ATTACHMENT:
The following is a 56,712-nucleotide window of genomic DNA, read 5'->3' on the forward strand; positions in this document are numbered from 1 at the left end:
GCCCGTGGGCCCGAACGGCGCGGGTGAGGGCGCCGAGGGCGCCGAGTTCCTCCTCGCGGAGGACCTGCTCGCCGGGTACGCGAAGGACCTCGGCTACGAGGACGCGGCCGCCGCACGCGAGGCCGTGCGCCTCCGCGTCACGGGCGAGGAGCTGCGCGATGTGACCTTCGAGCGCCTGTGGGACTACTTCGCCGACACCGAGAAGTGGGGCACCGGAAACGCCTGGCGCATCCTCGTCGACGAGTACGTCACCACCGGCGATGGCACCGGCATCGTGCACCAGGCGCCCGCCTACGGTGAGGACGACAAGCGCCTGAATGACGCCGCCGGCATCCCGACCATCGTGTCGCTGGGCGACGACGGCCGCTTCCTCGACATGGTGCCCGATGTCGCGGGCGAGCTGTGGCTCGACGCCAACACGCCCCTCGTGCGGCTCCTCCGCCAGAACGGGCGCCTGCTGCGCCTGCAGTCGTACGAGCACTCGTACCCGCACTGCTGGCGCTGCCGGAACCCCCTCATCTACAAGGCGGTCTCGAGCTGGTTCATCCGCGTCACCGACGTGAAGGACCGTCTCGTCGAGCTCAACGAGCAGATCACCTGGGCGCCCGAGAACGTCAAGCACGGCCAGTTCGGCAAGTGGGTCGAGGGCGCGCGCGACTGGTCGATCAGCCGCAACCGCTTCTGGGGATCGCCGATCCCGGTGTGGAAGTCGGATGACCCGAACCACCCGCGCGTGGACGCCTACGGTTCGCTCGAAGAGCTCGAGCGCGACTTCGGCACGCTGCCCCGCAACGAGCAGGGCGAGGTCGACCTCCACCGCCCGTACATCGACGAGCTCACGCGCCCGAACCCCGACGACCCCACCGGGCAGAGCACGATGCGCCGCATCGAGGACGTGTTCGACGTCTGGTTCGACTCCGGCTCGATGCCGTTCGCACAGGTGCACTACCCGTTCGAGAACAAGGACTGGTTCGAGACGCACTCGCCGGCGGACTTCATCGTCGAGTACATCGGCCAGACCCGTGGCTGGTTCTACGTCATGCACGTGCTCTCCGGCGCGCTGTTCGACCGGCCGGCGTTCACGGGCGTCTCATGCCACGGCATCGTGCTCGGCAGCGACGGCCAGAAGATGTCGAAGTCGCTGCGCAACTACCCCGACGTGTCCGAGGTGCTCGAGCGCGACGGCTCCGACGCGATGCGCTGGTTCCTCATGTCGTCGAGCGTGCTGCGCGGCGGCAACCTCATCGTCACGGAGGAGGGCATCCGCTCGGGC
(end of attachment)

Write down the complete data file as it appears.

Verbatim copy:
The following is a 56,712-nucleotide window of genomic DNA, read 5'->3' on the forward strand; positions in this document are numbered from 1 at the left end:
GCCCGTGGGCCCGAACGGCGCGGGTGAGGGCGCCGAGGGCGCCGAGTTCCTCCTCGCGGAGGACCTGCTCGCCGGGTACGCGAAGGACCTCGGCTACGAGGACGCGGCCGCCGCACGCGAGGCCGTGCGCCTCCGCGTCACGGGCGAGGAGCTGCGCGATGTGACCTTCGAGCGCCTGTGGGACTACTTCGCCGACACCGAGAAGTGGGGCACCGGAAACGCCTGGCGCATCCTCGTCGACGAGTACGTCACCACCGGCGATGGCACCGGCATCGTGCACCAGGCGCCCGCCTACGGTGAGGACGACAAGCGCCTGAATGACGCCGCCGGCATCCCGACCATCGTGTCGCTGGGCGACGACGGCCGCTTCCTCGACATGGTGCCCGATGTCGCGGGCGAGCTGTGGCTCGACGCCAACACGCCCCTCGTGCGGCTCCTCCGCCAGAACGGGCGCCTGCTGCGCCTGCAGTCGTACGAGCACTCGTACCCGCACTGCTGGCGCTGCCGGAACCCCCTCATCTACAAGGCGGTCTCGAGCTGGTTCATCCGCGTCACCGACGTGAAGGACCGTCTCGTCGAGCTCAACGAGCAGATCACCTGGGCGCCCGAGAACGTCAAGCACGGCCAGTTCGGCAAGTGGGTCGAGGGCGCGCGCGACTGGTCGATCAGCCGCAACCGCTTCTGGGGATCGCCGATCCCGGTGTGGAAGTCGGATGACCCGAACCACCCGCGCGTGGACGCCTACGGTTCGCTCGAAGAGCTCGAGCGCGACTTCGGCACGCTGCCCCGCAACGAGCAGGGCGAGGTCGACCTCCACCGCCCGTACATCGACGAGCTCACGCGCCCGAACCCCGACGACCCCACCGGGCAGAGCACGATGCGCCGCATCGAGGACGTGTTCGACGTCTGGTTCGACTCCGGCTCGATGCCGTTCGCACAGGTGCACTACCCGTTCGAGAACAAGGACTGGTTCGAGACGCACTCGCCGGCGGACTTCATCGTCGAGTACATCGGCCAGACCCGTGGCTGGTTCTACGTCATGCACGTGCTCTCCGGCGCGCTGTTCGACCGGCCGGCGTTCACGGGCGTCTCATGCCACGGCATCGTGCTCGGCAGCGACGGCCAGAAGATGTCGAAGTCGCTGCGCAACTACCCCGACGTGTCCGAGGTGCTCGAGCGCGACGGCTCCGACGCGATGCGCTGGTTCCTCATGTCGTCGAGCGTGCTGCGCGGCGGCAACCTCATCGTCACGGAGGAGGGCATCCGCTCGGGC